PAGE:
A Mexican Man Has Died In ICE Custody In Georgia

The death is the seventh in Immigration and Customs Enforcement custody since October.

A 44-year-old Mexican man died Wednesday while in the custody of Immigration and Customs Enforcement in Georgia.

The man had been in ICE custody since April as he went through deportation proceedings, a source told BuzzFeed News.

Following publication of this story, ICE confirmed the death of the man and identified him as Pedro Arriago-Santoya.

The Mexican national died at Piedmont Midtown Medical Center in Columbus, with staff there identifying his preliminary cause of death as cardio-pulmonary arrest. Secondary causes of death were listed as multi-organ system failure; endocarditis, or an infection of the inner linings of the heart; diluted cardiomyopathy, or a reduced ability by the heart to pump blood; and respiratory failure.

On June 6, he had been ordered deported by an immigration judge and was sent to Stewart Detention Center in Lumpkin, Georgia.

Last year, federal investigators found that the Stewart Detention Center has seen incidents of drug smuggling, medical staff shortages, and safety issues, according to documents first published by the Center for Investigative Reporting and Atlanta radio station WABE.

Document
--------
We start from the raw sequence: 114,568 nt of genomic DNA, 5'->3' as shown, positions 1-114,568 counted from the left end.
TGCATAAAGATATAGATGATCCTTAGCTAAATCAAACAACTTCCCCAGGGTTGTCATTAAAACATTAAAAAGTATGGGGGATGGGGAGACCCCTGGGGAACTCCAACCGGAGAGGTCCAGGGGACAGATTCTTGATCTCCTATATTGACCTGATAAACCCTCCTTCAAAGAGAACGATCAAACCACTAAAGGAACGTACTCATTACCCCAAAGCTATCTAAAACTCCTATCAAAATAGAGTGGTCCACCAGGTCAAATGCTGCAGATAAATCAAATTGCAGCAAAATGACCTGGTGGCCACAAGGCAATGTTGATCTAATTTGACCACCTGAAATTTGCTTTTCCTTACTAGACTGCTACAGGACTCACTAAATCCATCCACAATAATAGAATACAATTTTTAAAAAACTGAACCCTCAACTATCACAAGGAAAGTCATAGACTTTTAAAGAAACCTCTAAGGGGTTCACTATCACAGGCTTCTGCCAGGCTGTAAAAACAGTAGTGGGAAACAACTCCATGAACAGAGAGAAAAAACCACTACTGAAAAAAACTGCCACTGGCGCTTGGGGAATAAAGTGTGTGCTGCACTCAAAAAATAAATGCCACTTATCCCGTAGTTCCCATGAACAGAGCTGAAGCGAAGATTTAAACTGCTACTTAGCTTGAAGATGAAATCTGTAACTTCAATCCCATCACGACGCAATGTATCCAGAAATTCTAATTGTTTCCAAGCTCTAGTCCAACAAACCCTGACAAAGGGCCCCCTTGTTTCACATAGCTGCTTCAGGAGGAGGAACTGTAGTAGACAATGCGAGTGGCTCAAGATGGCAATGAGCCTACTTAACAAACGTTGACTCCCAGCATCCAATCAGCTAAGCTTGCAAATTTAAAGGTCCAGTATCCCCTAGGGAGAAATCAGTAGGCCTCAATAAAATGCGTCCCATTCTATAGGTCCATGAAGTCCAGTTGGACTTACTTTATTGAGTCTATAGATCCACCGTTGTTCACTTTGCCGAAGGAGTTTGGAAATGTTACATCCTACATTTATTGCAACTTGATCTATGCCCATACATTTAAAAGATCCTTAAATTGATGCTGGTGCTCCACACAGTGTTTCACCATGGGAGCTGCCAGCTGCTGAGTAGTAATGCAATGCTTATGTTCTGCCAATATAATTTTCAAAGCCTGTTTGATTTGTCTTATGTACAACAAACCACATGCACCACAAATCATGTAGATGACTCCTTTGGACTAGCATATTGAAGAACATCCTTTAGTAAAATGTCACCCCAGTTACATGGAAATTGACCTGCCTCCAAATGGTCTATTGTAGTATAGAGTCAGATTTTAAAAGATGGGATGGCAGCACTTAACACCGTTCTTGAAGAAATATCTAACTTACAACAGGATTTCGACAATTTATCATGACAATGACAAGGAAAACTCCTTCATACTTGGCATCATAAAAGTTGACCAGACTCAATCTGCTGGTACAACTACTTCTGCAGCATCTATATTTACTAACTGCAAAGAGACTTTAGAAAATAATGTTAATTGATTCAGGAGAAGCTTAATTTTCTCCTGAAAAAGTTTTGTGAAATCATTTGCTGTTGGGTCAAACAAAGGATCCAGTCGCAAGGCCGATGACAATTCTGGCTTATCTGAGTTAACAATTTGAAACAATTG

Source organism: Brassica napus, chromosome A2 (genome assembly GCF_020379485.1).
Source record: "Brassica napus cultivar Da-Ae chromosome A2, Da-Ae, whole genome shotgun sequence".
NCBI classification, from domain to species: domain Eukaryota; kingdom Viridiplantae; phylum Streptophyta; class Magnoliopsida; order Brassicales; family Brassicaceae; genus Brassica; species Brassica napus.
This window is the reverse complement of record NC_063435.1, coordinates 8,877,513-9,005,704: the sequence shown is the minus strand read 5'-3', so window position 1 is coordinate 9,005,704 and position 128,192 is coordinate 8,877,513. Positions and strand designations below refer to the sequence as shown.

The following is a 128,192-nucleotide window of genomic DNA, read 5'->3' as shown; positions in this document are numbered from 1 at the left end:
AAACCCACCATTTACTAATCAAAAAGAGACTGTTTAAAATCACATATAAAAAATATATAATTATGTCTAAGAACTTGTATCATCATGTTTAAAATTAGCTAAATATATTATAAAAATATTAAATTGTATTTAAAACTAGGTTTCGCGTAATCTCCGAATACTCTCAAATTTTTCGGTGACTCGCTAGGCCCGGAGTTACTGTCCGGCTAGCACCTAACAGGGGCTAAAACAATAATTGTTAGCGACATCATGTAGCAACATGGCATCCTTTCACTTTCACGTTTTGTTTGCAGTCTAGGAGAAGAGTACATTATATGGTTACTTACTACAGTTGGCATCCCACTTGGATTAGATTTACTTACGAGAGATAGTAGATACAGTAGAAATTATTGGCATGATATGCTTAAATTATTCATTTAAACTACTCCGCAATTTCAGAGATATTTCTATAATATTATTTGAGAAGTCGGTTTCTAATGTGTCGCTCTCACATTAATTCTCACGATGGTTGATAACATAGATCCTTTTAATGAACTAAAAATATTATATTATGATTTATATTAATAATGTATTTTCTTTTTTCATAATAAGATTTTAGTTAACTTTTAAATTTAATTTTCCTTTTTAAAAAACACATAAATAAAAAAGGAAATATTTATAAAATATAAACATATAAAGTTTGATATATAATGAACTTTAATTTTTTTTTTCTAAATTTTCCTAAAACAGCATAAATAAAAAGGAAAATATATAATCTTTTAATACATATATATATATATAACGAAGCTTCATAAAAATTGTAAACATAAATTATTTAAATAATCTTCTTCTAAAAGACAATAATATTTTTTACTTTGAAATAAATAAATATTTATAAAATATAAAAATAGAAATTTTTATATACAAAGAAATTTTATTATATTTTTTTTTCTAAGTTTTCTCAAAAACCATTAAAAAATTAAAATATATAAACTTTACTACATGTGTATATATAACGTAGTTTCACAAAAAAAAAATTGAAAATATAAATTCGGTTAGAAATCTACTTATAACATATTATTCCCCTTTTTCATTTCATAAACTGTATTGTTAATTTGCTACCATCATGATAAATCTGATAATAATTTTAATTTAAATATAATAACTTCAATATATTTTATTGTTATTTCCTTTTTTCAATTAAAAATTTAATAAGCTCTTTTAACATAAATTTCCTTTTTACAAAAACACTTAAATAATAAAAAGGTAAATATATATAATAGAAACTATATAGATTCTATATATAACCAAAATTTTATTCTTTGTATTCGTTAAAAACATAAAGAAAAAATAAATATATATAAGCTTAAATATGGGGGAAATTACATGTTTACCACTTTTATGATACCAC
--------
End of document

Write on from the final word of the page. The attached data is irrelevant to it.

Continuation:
On July 20, he was taken to a local hospital after complaining of abdominal pain. Two days later, he went into cardiac arrest and was placed on a ventilator and moved to the intensive care ward, where he remained comatose until he went into cardiac arrest again on Wednesday.

ICE officials said they had contacted the Mexican consulate to alert them to Arriago-Santoya's death, but that representatives there had been unable to find any of his family members.

Arriago-Santoya is the seventh person to die in ICE custody since October.

"ICE is firmly committed to the health and welfare of all those in its custody and is undertaking a comprehensive agency-wide review of this incident, as it does in all such cases," said ICE spokesperson Bryan Cox. "Fatalities in ICE custody, statistically, are exceedingly rare and occur at a small fraction of the rate of the US detained population as a whole."

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